Customers first


No matter where customers interact with USPS, the organization wants to provide them with excellent service, PMG Megan J. Brennan told the National Star Route Mail Contractors Association (NSRMCA) recently.

In remarks at the organization’s annual meeting in Detroit, the PMG said customer service is more important than ever.

“For the Postal Service, everyone is our customer. From recipients retrieving their mail to our box customers, we’re investing in technology and infrastructure to enhance our customers’ experiences,” she said.

One example is Informed Delivery, a new feature that allows customers to receive digital previews of their incoming mail.

“Informed Delivery builds anticipation of the mail, adding value to a mailer’s investment,” Brennan said.

She also discussed Informed Visibility, a platform that allows USPS to track mail as it moves throughout the postal network and share data with business customers, allowing them to maximize their Marketing Mail efforts.

“We track every piece, every tray, every bundle, every pallet and every truck,” the PMG said.

In addition to the NSRMCA, the PMG met recently with the National Rural Letter Carriers Association and United Postmasters and Managers of America.

Brennan addressed customer service at each meeting, along with the Postal Service’s focus on returning to financial stability, new innovations and workforce development.

At the session with the star route mail contractors, the PMG discussed the importance of the NSRMCA, which represents 17,000 individuals who contract with USPS to provide mail transportation services.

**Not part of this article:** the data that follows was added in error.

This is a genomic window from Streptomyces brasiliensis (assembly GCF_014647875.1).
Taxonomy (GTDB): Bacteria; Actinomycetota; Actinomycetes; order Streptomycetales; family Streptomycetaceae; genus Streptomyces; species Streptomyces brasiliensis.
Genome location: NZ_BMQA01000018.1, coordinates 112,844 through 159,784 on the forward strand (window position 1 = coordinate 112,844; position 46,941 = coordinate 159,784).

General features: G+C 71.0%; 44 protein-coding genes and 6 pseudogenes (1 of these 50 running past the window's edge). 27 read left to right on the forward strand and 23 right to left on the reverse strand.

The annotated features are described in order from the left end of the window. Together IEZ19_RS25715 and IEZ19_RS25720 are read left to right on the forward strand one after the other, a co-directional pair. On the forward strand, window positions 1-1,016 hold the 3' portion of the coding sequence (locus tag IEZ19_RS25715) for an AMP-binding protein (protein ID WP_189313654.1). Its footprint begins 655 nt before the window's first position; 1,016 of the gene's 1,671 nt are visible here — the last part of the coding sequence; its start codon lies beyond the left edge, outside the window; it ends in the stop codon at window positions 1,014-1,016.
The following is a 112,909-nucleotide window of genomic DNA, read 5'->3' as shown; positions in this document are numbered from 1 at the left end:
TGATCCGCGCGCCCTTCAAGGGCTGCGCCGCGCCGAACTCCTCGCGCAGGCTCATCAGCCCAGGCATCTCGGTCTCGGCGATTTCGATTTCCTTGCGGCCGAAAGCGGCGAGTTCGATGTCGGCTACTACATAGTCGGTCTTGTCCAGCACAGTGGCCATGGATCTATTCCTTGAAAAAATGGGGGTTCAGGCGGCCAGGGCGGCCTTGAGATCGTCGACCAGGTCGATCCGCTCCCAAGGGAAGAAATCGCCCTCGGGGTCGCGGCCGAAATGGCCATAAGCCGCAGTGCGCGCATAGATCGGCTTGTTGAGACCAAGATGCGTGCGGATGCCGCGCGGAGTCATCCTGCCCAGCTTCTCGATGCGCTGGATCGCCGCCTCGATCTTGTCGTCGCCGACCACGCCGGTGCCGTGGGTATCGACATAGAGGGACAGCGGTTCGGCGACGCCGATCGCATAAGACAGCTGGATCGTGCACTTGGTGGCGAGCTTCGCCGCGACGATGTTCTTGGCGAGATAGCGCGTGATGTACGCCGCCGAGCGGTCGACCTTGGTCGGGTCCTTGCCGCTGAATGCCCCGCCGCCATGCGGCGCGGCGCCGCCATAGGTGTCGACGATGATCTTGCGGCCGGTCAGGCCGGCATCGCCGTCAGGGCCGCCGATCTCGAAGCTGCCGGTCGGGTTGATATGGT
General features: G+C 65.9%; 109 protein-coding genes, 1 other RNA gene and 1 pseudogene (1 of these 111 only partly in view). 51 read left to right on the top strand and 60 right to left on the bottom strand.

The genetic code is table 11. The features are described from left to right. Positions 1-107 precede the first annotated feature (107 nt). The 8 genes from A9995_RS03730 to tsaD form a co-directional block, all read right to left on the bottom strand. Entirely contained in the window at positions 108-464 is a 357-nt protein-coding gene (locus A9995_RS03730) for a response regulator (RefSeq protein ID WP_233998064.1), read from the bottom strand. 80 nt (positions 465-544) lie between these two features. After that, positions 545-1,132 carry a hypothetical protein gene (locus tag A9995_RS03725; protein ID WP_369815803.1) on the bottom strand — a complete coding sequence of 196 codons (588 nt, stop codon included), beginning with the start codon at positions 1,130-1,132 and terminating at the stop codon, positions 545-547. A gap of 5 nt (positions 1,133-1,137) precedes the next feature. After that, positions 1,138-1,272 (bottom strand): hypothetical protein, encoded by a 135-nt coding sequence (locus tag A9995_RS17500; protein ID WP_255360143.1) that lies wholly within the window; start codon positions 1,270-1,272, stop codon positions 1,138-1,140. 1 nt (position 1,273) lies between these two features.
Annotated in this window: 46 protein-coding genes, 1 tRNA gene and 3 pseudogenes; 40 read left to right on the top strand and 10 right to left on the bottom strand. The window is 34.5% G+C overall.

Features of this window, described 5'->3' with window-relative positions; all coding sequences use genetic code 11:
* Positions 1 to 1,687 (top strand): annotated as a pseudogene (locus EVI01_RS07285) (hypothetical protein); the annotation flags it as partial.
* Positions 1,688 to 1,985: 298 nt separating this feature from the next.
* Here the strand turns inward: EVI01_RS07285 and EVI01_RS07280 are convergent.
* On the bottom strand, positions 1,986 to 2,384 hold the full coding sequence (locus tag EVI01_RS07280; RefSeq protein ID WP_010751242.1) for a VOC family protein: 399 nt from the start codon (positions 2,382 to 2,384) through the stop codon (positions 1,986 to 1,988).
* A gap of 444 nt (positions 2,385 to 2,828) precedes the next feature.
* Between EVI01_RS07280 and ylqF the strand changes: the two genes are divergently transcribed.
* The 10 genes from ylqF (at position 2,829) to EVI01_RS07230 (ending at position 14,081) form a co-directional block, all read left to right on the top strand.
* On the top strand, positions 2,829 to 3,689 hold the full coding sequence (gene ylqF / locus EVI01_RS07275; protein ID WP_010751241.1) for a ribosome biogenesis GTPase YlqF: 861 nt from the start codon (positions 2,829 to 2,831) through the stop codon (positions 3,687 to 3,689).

“We value your continued service,” she said.

Open arms

USPS employees

Clarence Williams came to work on his day off this week to help his co-workers from Houston’s Bear Creek Station transition to their new, temporary home.

“You couldn’t keep me from coming in,” said Williams, a rural carrier who has worked at Bear Creek for more than 23 years. “The Postal Service has invested in me, and now it’s time for me to return the investment.”

In the devastating aftermath of Hurricane Harvey, more than two dozen damaged Post Offices in Houston District have temporarily moved operations to other facilities, where the newcomers are being welcomed warmly.

“The spirit, the attitude and the perseverance of USPS employees is astounding, and I’m so proud to be part of this effort,” said Houston District Manager David Camp.

Bear Creek’s 90 employees are now working at neighboring Fleetwood Station, where carriers are delivering all available mail to areas that are accessible and safe.

“The folks here at Fleetwood have been very accommodating,” said Diana Peters, Bear Creek’s station manager. “We are intruding into their spaces but because they are a family too, they have welcomed us with open arms.”

The transition has produced mixed emotions for many Bear Creek employees. They say they’re glad to be back on the job, but it’s been difficult to see their regular workplace submerged under 4 feet of water.